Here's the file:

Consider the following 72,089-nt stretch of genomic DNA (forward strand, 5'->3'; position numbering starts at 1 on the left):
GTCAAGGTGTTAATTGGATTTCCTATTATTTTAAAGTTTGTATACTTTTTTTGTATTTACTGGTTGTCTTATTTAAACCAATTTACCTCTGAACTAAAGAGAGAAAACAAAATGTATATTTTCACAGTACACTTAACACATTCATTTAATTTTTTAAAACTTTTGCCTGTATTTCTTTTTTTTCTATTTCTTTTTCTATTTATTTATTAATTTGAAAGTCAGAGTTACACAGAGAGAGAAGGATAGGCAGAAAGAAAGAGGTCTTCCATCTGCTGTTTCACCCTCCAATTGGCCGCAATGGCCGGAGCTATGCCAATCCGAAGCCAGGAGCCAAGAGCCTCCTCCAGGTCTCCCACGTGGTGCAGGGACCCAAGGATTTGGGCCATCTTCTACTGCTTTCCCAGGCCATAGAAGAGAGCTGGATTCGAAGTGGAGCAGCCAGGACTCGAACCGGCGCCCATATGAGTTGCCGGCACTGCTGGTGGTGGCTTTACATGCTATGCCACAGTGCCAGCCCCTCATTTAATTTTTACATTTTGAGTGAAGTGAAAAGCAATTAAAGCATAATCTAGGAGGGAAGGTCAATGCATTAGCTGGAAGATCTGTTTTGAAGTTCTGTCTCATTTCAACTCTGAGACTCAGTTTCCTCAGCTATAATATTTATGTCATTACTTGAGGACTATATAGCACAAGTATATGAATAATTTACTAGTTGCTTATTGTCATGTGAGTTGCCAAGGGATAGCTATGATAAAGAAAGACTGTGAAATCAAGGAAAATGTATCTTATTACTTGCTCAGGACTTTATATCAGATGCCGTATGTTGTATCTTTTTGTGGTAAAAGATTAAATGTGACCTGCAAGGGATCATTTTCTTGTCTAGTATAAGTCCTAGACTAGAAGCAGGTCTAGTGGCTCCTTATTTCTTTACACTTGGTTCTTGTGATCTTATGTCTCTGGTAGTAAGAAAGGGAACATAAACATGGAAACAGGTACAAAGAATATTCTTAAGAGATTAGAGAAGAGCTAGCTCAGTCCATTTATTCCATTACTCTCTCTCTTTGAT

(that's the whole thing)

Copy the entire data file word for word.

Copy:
Consider the following 72,089-nt stretch of genomic DNA (forward strand, 5'->3'; position numbering starts at 1 on the left):
GTCAAGGTGTTAATTGGATTTCCTATTATTTTAAAGTTTGTATACTTTTTTTGTATTTACTGGTTGTCTTATTTAAACCAATTTACCTCTGAACTAAAGAGAGAAAACAAAATGTATATTTTCACAGTACACTTAACACATTCATTTAATTTTTTAAAACTTTTGCCTGTATTTCTTTTTTTTCTATTTCTTTTTCTATTTATTTATTAATTTGAAAGTCAGAGTTACACAGAGAGAGAAGGATAGGCAGAAAGAAAGAGGTCTTCCATCTGCTGTTTCACCCTCCAATTGGCCGCAATGGCCGGAGCTATGCCAATCCGAAGCCAGGAGCCAAGAGCCTCCTCCAGGTCTCCCACGTGGTGCAGGGACCCAAGGATTTGGGCCATCTTCTACTGCTTTCCCAGGCCATAGAAGAGAGCTGGATTCGAAGTGGAGCAGCCAGGACTCGAACCGGCGCCCATATGAGTTGCCGGCACTGCTGGTGGTGGCTTTACATGCTATGCCACAGTGCCAGCCCCTCATTTAATTTTTACATTTTGAGTGAAGTGAAAAGCAATTAAAGCATAATCTAGGAGGGAAGGTCAATGCATTAGCTGGAAGATCTGTTTTGAAGTTCTGTCTCATTTCAACTCTGAGACTCAGTTTCCTCAGCTATAATATTTATGTCATTACTTGAGGACTATATAGCACAAGTATATGAATAATTTACTAGTTGCTTATTGTCATGTGAGTTGCCAAGGGATAGCTATGATAAAGAAAGACTGTGAAATCAAGGAAAATGTATCTTATTACTTGCTCAGGACTTTATATCAGATGCCGTATGTTGTATCTTTTTGTGGTAAAAGATTAAATGTGACCTGCAAGGGATCATTTTCTTGTCTAGTATAAGTCCTAGACTAGAAGCAGGTCTAGTGGCTCCTTATTTCTTTACACTTGGTTCTTGTGATCTTATGTCTCTGGTAGTAAGAAAGGGAACATAAACATGGAAACAGGTACAAAGAATATTCTTAAGAGATTAGAGAAGAGCTAGCTCAGTCCATTTATTCCATTACTCTCTCTCTTTGAT